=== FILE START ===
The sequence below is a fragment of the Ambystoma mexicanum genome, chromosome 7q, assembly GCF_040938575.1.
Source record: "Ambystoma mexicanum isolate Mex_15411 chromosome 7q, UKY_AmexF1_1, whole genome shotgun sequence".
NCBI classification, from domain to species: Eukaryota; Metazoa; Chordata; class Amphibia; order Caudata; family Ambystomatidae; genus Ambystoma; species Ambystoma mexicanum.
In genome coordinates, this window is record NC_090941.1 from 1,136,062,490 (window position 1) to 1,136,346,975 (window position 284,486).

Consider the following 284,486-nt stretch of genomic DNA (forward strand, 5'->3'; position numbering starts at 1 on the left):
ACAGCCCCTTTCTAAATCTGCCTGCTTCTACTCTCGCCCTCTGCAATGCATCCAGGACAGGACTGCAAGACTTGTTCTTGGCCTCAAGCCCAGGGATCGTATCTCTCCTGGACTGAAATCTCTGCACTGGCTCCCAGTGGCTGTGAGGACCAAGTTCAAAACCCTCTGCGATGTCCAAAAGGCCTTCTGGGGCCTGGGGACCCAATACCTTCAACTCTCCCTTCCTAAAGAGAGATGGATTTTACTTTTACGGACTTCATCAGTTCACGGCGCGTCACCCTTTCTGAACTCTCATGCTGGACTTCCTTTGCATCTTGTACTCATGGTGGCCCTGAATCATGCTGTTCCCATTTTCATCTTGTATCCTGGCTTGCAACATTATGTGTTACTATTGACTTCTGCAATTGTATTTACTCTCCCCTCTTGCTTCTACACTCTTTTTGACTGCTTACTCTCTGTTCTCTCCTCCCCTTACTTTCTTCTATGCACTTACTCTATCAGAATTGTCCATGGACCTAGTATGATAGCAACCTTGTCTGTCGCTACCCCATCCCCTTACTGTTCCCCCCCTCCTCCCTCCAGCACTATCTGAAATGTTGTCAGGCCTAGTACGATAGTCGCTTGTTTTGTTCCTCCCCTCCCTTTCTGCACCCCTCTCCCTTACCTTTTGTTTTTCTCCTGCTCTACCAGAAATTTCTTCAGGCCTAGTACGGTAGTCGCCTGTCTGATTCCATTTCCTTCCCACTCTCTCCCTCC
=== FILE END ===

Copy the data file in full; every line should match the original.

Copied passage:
The sequence below is a fragment of the Ambystoma mexicanum genome, chromosome 7q, assembly GCF_040938575.1.
Source record: "Ambystoma mexicanum isolate Mex_15411 chromosome 7q, UKY_AmexF1_1, whole genome shotgun sequence".
NCBI classification, from domain to species: Eukaryota; Metazoa; Chordata; class Amphibia; order Caudata; family Ambystomatidae; genus Ambystoma; species Ambystoma mexicanum.
In genome coordinates, this window is record NC_090941.1 from 1,136,062,490 (window position 1) to 1,136,346,975 (window position 284,486).

Consider the following 284,486-nt stretch of genomic DNA (forward strand, 5'->3'; position numbering starts at 1 on the left):
ACAGCCCCTTTCTAAATCTGCCTGCTTCTACTCTCGCCCTCTGCAATGCATCCAGGACAGGACTGCAAGACTTGTTCTTGGCCTCAAGCCCAGGGATCGTATCTCTCCTGGACTGAAATCTCTGCACTGGCTCCCAGTGGCTGTGAGGACCAAGTTCAAAACCCTCTGCGATGTCCAAAAGGCCTTCTGGGGCCTGGGGACCCAATACCTTCAACTCTCCCTTCCTAAAGAGAGATGGATTTTACTTTTACGGACTTCATCAGTTCACGGCGCGTCACCCTTTCTGAACTCTCATGCTGGACTTCCTTTGCATCTTGTACTCATGGTGGCCCTGAATCATGCTGTTCCCATTTTCATCTTGTATCCTGGCTTGCAACATTATGTGTTACTATTGACTTCTGCAATTGTATTTACTCTCCCCTCTTGCTTCTACACTCTTTTTGACTGCTTACTCTCTGTTCTCTCCTCCCCTTACTTTCTTCTATGCACTTACTCTATCAGAATTGTCCATGGACCTAGTATGATAGCAACCTTGTCTGTCGCTACCCCATCCCCTTACTGTTCCCCCCCTCCTCCCTCCAGCACTATCTGAAATGTTGTCAGGCCTAGTACGATAGTCGCTTGTTTTGTTCCTCCCCTCCCTTTCTGCACCCCTCTCCCTTACCTTTTGTTTTTCTCCTGCTCTACCAGAAATTTCTTCAGGCCTAGTACGGTAGTCGCCTGTCTGATTCCATTTCCTTCCCACTCTCTCCCTCC